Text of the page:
Tuesday, August 01, 2006

Last thing we need now

Evangelicals Defy Warnings to Head to Afghanistan

Chosun Ilbo, South Korea

Some 500 Korean evangelical Christians have headed to Afghanistan in defiance of government warnings to attend what is billed as a "peace festival" there.

A government official said on Monday, "With the security situation growing even worse due to the Israeli attacks on Lebanon, we have to be prepared for everything." The Institute of Asian Culture and Development (IACD), made up of various evangelical groups, has been working on an "Afghan peace march" of some 2,000 participants, since last December.

Event organizers say it is "primarily a cultural event, with a small peace rally," and there will be no religious content and thus no room for misunderstanding. Kabul's foreign minister in March wrote to the Korean government withdrawing support for the event saying Afghanistan cannot guarantee security. When it emerged that participants would travel on individual visit visas, Kabul temporarily suspended all visas for Koreans on June 27.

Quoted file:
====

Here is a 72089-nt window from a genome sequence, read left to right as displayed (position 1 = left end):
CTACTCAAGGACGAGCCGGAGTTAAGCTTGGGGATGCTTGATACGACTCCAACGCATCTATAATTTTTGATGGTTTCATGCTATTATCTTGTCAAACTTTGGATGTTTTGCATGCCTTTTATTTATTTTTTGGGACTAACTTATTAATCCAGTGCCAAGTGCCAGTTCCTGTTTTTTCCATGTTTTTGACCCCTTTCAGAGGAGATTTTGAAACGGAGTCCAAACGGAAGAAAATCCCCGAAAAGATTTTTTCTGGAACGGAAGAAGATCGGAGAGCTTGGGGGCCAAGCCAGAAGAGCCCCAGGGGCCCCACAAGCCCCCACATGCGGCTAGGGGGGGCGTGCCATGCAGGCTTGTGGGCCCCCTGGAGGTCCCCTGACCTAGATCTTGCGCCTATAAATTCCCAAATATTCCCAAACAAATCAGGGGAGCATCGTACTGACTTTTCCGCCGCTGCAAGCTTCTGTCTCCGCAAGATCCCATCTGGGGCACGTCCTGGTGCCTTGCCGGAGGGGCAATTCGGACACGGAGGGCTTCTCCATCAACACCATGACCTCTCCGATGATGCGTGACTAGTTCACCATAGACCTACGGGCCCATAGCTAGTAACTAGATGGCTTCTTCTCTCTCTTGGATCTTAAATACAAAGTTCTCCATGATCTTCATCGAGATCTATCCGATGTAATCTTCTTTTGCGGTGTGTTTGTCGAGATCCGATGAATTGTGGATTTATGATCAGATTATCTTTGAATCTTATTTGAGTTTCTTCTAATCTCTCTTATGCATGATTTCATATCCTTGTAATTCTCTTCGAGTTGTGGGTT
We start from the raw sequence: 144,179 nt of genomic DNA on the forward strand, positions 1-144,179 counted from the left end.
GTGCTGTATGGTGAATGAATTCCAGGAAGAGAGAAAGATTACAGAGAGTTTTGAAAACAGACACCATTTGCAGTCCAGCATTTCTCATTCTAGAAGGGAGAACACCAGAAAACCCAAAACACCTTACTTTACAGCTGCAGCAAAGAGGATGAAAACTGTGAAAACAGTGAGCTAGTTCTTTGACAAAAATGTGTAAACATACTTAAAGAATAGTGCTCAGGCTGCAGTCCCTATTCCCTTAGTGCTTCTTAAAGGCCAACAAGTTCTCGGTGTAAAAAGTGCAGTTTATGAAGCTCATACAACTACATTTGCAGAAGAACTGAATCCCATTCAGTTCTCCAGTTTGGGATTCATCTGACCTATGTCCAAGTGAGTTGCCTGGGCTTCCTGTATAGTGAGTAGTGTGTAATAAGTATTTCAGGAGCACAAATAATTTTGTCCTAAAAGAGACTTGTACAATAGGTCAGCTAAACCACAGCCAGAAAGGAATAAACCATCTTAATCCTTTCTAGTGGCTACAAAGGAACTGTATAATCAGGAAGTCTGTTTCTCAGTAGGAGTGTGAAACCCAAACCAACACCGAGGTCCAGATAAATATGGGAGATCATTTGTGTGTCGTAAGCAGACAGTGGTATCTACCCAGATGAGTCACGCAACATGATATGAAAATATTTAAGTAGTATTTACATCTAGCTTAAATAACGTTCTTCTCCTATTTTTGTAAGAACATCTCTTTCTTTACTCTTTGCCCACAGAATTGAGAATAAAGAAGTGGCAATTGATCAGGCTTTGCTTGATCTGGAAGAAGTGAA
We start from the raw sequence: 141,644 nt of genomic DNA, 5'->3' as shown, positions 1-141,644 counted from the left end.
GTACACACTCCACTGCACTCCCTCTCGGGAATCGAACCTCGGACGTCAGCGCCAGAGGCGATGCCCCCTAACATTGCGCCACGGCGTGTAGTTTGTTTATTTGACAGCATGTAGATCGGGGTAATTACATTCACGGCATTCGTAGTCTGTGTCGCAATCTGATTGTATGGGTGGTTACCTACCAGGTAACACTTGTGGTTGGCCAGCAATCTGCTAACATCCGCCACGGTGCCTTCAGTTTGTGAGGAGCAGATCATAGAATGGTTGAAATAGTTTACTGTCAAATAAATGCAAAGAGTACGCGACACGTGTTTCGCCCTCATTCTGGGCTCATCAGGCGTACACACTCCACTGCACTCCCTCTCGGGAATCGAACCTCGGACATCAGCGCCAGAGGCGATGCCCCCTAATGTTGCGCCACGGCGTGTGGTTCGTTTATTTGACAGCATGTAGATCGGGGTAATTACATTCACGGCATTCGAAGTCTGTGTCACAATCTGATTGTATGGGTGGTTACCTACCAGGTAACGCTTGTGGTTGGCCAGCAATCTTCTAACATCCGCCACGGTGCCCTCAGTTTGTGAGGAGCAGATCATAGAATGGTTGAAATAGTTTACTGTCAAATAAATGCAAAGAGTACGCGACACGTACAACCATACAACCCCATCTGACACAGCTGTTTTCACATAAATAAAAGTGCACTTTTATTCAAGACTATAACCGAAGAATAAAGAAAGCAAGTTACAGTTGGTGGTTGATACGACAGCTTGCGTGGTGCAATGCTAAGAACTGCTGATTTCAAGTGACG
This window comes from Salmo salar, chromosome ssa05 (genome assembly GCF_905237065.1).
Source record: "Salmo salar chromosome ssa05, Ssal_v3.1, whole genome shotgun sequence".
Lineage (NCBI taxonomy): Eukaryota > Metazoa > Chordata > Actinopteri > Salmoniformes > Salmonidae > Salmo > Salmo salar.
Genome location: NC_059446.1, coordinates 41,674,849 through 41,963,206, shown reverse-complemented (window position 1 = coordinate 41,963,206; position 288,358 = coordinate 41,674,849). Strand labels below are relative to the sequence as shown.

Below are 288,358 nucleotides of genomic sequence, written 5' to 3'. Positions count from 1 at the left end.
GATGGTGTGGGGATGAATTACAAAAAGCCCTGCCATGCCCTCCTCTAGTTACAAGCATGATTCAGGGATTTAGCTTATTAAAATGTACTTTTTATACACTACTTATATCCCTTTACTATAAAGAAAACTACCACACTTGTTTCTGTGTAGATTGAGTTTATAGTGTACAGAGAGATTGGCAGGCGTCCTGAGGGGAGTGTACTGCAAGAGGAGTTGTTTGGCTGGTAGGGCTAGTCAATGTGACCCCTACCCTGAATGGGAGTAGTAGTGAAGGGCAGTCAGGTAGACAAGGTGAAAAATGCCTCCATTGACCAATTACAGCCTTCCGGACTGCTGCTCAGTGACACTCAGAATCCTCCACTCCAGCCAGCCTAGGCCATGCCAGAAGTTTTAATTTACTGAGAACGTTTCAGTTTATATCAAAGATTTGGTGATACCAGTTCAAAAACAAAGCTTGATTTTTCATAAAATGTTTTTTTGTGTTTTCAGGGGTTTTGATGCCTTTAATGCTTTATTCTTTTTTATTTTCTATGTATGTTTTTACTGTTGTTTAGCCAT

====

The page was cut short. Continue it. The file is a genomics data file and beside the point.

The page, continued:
"Even aside from the state of international affairs, Afghanistan is a Muslim country and the majority of its people are Muslims, therefore it may be dangerous place for a Christian event," a Foreign Ministry official said. "By way of the embassy there, we are requesting that the participants return home ahead of time."


batya said...

wow thats kinda wierd. why dont they do a peace march in korea and raise money or something to help people in afghanistan instead of spending all that $ to travel there?!

homeinkabul said...

Yeah, except that it is NOW called a peace march, it was an evangelical rally earlier...last, last thing we need.

Handywoman in Houston said...

hello batya! :) - I agree, totally weird.

Home in Kabul - I caught up on some of your posts. it can be hard to read painful stuff. Especially when the tv and papers here are overloaded with images of Lebanon and Israel, interviews from 7 year old girls trying to escape, and soundbites from diplomats. It can all feel surreal, at times. You're left with an intense need to fix something without the ability to fix anything.

That said, I'm glad you write about it. I would rather know, than not.